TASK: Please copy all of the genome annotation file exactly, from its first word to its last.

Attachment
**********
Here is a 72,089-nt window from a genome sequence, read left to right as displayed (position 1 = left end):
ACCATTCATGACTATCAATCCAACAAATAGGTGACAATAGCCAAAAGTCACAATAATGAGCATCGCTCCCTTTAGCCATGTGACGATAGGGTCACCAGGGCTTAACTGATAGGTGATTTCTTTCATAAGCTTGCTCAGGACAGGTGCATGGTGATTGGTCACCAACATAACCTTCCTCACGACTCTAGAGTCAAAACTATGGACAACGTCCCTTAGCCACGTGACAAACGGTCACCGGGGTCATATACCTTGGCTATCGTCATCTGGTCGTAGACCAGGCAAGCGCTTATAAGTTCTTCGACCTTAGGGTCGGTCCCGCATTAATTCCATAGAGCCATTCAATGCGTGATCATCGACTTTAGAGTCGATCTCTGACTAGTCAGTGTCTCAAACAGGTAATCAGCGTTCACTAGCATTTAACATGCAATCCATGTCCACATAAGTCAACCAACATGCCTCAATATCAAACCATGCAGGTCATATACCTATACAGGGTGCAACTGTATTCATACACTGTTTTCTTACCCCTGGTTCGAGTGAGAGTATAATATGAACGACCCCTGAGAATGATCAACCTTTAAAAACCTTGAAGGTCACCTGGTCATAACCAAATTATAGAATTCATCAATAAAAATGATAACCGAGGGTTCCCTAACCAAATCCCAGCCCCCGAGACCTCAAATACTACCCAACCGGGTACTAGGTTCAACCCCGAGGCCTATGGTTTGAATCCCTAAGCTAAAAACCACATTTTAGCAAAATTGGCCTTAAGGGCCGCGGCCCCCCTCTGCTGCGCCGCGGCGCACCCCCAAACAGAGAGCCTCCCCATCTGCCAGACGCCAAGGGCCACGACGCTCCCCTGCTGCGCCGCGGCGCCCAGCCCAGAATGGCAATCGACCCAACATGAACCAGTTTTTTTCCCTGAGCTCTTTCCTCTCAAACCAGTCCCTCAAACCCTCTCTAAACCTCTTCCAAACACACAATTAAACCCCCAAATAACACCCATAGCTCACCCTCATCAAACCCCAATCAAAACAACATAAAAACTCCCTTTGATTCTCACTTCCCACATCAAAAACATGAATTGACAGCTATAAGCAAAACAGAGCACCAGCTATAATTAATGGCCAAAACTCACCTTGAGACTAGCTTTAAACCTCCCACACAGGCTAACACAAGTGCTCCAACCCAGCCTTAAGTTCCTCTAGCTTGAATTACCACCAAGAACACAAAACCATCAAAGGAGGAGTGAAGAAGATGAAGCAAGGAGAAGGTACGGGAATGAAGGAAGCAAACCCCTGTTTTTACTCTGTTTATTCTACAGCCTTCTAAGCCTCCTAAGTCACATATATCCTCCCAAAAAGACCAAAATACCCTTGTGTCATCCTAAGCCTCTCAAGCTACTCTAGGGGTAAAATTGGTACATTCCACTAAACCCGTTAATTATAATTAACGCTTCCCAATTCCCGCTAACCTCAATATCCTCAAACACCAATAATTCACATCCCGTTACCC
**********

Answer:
Here is a 72,089-nt window from a genome sequence, read left to right as displayed (position 1 = left end):
ACCATTCATGACTATCAATCCAACAAATAGGTGACAATAGCCAAAAGTCACAATAATGAGCATCGCTCCCTTTAGCCATGTGACGATAGGGTCACCAGGGCTTAACTGATAGGTGATTTCTTTCATAAGCTTGCTCAGGACAGGTGCATGGTGATTGGTCACCAACATAACCTTCCTCACGACTCTAGAGTCAAAACTATGGACAACGTCCCTTAGCCACGTGACAAACGGTCACCGGGGTCATATACCTTGGCTATCGTCATCTGGTCGTAGACCAGGCAAGCGCTTATAAGTTCTTCGACCTTAGGGTCGGTCCCGCATTAATTCCATAGAGCCATTCAATGCGTGATCATCGACTTTAGAGTCGATCTCTGACTAGTCAGTGTCTCAAACAGGTAATCAGCGTTCACTAGCATTTAACATGCAATCCATGTCCACATAAGTCAACCAACATGCCTCAATATCAAACCATGCAGGTCATATACCTATACAGGGTGCAACTGTATTCATACACTGTTTTCTTACCCCTGGTTCGAGTGAGAGTATAATATGAACGACCCCTGAGAATGATCAACCTTTAAAAACCTTGAAGGTCACCTGGTCATAACCAAATTATAGAATTCATCAATAAAAATGATAACCGAGGGTTCCCTAACCAAATCCCAGCCCCCGAGACCTCAAATACTACCCAACCGGGTACTAGGTTCAACCCCGAGGCCTATGGTTTGAATCCCTAAGCTAAAAACCACATTTTAGCAAAATTGGCCTTAAGGGCCGCGGCCCCCCTCTGCTGCGCCGCGGCGCACCCCCAAACAGAGAGCCTCCCCATCTGCCAGACGCCAAGGGCCACGACGCTCCCCTGCTGCGCCGCGGCGCCCAGCCCAGAATGGCAATCGACCCAACATGAACCAGTTTTTTTCCCTGAGCTCTTTCCTCTCAAACCAGTCCCTCAAACCCTCTCTAAACCTCTTCCAAACACACAATTAAACCCCCAAATAACACCCATAGCTCACCCTCATCAAACCCCAATCAAAACAACATAAAAACTCCCTTTGATTCTCACTTCCCACATCAAAAACATGAATTGACAGCTATAAGCAAAACAGAGCACCAGCTATAATTAATGGCCAAAACTCACCTTGAGACTAGCTTTAAACCTCCCACACAGGCTAACACAAGTGCTCCAACCCAGCCTTAAGTTCCTCTAGCTTGAATTACCACCAAGAACACAAAACCATCAAAGGAGGAGTGAAGAAGATGAAGCAAGGAGAAGGTACGGGAATGAAGGAAGCAAACCCCTGTTTTTACTCTGTTTATTCTACAGCCTTCTAAGCCTCCTAAGTCACATATATCCTCCCAAAAAGACCAAAATACCCTTGTGTCATCCTAAGCCTCTCAAGCTACTCTAGGGGTAAAATTGGTACATTCCACTAAACCCGTTAATTATAATTAACGCTTCCCAATTCCCGCTAACCTCAATATCCTCAAACACCAATAATTCACATCCCGTTACCC